1Stuart Anderson2y
Yes, you can learn something but it's a bad strategy for becoming a comedic. Being a good commedian is a lot of audience interaction. It's a lot about having deliberte practice as a comedian in front of an audience. It's not obvious from outside that focusing on getting stagetime is better then spending your time alone watching footage but it happens to be the better strategy. Without already knowing something about what it takes to become a comedian, to get a good strategy for becoming one, it might be required to go out and ask a few people with subject matter expertise about what kind of training is needed.  It's possible for a person to spend effort into thinking what the most manipulatable element in a situation is and still fail at coming up with the correct answer.  I think most people already fail at putting in the time to seriously think about it, so the first level is to actually spend the time. The second level is to think about how to actually get good at identifying the manipulative element. Then the third level is to actually stop putting your effort on other elements and focusing on the most manipulative element. (that usually learns being able to say no)
1Stuart Anderson2y
Where are all the comedians in the club when they're not on stage? They're not in the green room, they're all standing up the back watching everyone else perform. A single strategy alone is a typically a sub optimal strategy. IRL you don't typically act out LW thought experiments with the expectation they'll work out. There's no substitute for practicing at whatever activity it is you're trying to master, but it isn't the only thing to it. People study all the time. We call that education and find it so useful that we've made it compulsory for minors. I would argue that "do the same thing that many others did to achieve their success" is a blatantly obvious strategy.  The only way to guarantee that you don't get an answer to a question is to never ask the question. Saying no may be your weak point, that is not the case for others. The most obvious strategy in that general situation is "no, but what can you offer me to change that to a yes?". That alters the dynamic of the negotiation in a way that can be useful. Besides, IME a hard no is never a negotiation.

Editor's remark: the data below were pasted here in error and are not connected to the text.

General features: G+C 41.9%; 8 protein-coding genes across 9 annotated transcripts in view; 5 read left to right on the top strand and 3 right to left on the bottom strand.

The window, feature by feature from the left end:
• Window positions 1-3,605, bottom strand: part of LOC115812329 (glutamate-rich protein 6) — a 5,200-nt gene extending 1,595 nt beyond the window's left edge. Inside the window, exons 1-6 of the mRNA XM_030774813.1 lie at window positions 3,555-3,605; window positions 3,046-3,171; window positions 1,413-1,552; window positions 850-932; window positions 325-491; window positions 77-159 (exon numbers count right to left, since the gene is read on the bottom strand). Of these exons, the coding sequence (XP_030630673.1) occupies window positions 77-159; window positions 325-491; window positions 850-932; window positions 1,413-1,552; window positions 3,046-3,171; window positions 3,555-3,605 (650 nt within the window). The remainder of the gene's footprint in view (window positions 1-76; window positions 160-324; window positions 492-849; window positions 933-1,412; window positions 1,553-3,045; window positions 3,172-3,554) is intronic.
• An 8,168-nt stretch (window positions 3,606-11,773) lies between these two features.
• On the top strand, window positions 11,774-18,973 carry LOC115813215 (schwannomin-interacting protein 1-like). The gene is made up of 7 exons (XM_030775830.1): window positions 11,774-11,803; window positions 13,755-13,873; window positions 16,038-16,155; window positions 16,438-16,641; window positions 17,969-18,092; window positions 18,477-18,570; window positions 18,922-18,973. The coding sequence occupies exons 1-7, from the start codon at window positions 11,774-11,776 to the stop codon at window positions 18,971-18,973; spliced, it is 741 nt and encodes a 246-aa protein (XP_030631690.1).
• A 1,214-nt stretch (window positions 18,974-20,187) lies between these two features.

That's about saying no to other people. I was more focusing on saying no to things that violate the general strategy but seem to be satisfying in the short-term. It's easy to have decide that eating no cake is a high leverage intervention when you want to lose weight. It's harder to say no in any individual instance.

I think that generally, skills (including metacognitive skills) don't transfer that well between different domains and it's best to practice directly. However, games also give one better feedback loops and easier access to mentoring, so the room for improvement might be larger.

 A meta-analysis on transfer from video games to cognitive abilities saw small or null gains:

The lack of skill generalization from one domain to different ones—that is, far transfer—has been documented in various fields of research such as working memory training, music, brain t

... (read more)
1Stuart Anderson2y
2 comments, sorted by Click to highlight new comments since: Today at 7:19 AM

I'm not sure offhand what Strategy is (as separate from tactics.) That said perhaps this Sequence will be helpful:

Hammertime (sequence name)

Thirty days of instrumental rationality practice. (sequence description)

Your question is a good one, that I think gets asked periodically. There might be more/better answers on similar questions. If anyone who knows what the related tags are, that might help.

So far, I think of Strategy as a method for determining tactics to achieve a goal, and may include developing a step-by-step plan. I see a variety of techniques fitting this framework: 

I'll check out hammertime. Thanks for the suggestion.